Did you know you could be fined up to €20 million (or 4% of turnover if less) if you don’t comply with the new regulations after May 2018?
This applies to all UK businesses and will NOT be affected by Brexit. GDPR will supersede the current Data Protection Act!
What does GDPR do?
Although large and complex, it can be summarised as “designed to protect the data of EU citizens and residents, wherever stored”, but what does that mean in reality?
All businesses will have to demonstrate how they are complying with these new regulations…so you only have a few months to get systems in place!
Don’t forget, this is not just electronic data, it includes all paperwork and files kept by the business (either in the office or in storage).
What does this mean for my business?
You will need to identify:
- What data is being held – both electronic and physical (e.g. paper files on staff)
- Why data is being processed
- How data is being processed
- Who has access to the data (physical, electronic, local and remote!)
- Who is processing the information
- How such data is protected (if at all?)
You will also need to establish policies for handling, processing and retaining data in order to demonstrate compliance.
Individuals will have rights to be forgotten with all data pertaining to them being deleted, where legislation allows. This is why organisations need to be able to quantify what they hold, where it is held (location and format) and who has access to it. Systems need to be implemented allowing personal data, held in both electronic and paper form, to be located and deleted across the organisation.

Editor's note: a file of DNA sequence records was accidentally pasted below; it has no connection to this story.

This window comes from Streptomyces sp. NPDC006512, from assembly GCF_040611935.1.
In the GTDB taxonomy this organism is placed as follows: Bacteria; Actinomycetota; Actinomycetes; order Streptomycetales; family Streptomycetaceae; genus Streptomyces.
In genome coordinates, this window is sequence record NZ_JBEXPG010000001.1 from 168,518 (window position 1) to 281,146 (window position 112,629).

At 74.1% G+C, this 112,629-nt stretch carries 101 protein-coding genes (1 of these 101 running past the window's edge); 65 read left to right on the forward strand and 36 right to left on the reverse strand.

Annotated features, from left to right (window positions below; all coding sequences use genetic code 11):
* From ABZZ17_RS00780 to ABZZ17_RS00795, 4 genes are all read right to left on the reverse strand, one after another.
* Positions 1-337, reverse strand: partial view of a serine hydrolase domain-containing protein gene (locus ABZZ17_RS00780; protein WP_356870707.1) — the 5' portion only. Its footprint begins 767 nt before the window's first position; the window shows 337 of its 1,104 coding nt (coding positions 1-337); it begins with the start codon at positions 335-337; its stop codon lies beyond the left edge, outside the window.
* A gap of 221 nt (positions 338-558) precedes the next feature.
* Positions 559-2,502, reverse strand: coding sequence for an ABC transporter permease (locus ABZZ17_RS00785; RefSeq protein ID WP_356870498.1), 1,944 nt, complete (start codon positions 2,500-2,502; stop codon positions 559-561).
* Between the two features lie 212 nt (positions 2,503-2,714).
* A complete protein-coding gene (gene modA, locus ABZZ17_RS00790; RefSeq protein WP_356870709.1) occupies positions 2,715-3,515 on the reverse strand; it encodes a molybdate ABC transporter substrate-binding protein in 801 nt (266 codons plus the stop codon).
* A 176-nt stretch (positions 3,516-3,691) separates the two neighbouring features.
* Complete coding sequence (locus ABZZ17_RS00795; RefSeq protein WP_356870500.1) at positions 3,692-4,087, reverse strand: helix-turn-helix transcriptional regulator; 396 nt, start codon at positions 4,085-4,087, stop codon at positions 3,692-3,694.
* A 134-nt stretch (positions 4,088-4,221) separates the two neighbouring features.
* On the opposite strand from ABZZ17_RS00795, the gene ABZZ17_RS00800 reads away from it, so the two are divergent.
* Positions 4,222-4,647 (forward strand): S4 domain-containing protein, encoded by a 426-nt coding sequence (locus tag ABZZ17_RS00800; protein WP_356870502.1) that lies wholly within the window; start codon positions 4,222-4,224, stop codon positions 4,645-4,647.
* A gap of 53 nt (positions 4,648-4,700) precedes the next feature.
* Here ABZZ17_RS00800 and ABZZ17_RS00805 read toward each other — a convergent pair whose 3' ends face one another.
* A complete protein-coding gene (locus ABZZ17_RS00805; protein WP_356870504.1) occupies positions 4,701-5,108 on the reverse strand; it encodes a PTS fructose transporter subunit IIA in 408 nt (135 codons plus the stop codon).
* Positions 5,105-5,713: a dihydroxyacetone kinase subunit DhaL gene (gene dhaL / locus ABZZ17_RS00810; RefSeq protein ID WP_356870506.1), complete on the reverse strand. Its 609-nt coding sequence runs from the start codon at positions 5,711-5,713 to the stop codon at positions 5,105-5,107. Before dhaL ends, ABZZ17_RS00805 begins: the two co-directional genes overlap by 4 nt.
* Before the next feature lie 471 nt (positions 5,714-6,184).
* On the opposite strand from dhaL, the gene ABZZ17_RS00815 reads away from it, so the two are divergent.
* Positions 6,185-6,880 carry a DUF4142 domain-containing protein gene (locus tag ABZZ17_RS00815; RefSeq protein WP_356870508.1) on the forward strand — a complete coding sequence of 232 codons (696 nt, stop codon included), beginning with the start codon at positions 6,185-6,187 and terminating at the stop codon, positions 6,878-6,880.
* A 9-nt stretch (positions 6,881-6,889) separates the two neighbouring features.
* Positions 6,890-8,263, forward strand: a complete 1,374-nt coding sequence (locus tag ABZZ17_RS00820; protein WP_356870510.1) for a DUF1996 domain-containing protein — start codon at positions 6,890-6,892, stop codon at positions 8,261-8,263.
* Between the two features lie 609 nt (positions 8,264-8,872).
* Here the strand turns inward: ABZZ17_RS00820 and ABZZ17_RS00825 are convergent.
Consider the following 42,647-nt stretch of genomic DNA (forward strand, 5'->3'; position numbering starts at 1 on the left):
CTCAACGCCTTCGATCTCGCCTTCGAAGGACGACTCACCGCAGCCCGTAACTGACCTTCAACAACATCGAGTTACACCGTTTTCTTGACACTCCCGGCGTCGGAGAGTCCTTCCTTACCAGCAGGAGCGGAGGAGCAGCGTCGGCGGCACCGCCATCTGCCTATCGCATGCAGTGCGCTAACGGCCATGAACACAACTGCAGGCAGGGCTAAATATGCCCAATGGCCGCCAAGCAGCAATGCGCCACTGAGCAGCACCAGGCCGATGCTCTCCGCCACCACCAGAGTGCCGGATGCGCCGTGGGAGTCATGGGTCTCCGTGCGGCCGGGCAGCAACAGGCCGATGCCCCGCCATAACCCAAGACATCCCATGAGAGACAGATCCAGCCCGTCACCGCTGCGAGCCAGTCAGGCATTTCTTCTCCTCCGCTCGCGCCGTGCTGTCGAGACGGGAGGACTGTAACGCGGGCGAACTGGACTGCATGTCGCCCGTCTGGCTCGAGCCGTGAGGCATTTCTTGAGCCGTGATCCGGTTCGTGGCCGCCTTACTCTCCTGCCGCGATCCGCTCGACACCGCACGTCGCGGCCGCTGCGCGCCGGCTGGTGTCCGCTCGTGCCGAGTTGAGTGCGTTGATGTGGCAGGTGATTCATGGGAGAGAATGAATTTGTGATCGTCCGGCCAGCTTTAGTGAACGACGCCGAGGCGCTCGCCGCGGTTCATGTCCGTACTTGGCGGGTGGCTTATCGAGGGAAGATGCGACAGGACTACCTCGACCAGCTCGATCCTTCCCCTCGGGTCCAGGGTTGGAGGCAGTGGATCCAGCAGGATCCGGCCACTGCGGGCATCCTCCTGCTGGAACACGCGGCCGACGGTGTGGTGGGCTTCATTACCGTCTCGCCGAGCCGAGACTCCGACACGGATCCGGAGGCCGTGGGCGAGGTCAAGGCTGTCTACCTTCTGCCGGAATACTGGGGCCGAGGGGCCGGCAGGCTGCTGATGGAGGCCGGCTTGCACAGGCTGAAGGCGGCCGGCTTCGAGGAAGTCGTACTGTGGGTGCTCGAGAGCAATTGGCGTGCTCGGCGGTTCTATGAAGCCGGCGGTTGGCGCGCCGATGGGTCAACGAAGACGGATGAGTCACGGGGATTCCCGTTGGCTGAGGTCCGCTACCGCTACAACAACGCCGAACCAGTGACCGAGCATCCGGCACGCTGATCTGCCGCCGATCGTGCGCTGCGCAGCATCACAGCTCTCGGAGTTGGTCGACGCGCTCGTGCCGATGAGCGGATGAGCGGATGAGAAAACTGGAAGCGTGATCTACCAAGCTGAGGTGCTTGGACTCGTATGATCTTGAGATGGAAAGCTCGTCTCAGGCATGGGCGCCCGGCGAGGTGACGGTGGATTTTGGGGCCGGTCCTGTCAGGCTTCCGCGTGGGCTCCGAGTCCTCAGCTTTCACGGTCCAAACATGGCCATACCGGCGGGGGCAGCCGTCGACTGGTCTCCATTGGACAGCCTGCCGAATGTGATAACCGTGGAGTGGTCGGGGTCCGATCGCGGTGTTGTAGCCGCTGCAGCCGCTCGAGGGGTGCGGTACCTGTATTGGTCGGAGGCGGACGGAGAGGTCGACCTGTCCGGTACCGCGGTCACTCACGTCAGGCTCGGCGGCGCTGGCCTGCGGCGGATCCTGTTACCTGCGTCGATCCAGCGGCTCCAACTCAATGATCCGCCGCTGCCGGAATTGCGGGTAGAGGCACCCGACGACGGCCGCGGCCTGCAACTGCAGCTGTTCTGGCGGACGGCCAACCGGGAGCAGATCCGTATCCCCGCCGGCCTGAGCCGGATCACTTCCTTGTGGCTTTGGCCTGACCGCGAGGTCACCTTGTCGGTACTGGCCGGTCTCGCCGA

What should I do next?
Carry out a review of your processes and policies, but bear in mind this should be relevant to the size, complexity and type of business and more importantly, the data you collect.
For example, a chemist, doctors surgery or dentist with turnover of £0.5m may collect a lot of personal data and as a result, their GDPR policies and systems may need to be far more complex than a manufacturer with turnover of £50m!
Where can I get more information
While we are not data experts and cannot, therefore, perform your data reviews for you, there is good information available at www.ico.org.uk. We also have a GDPR guide for electronic systems from ICAEW – please email Ian Smith at firstname.lastname@example.org for a copy.
Next month we will expand on the review process, identifying data (especially personal), the systems needed to notify breaches in security and other GDPR requirements.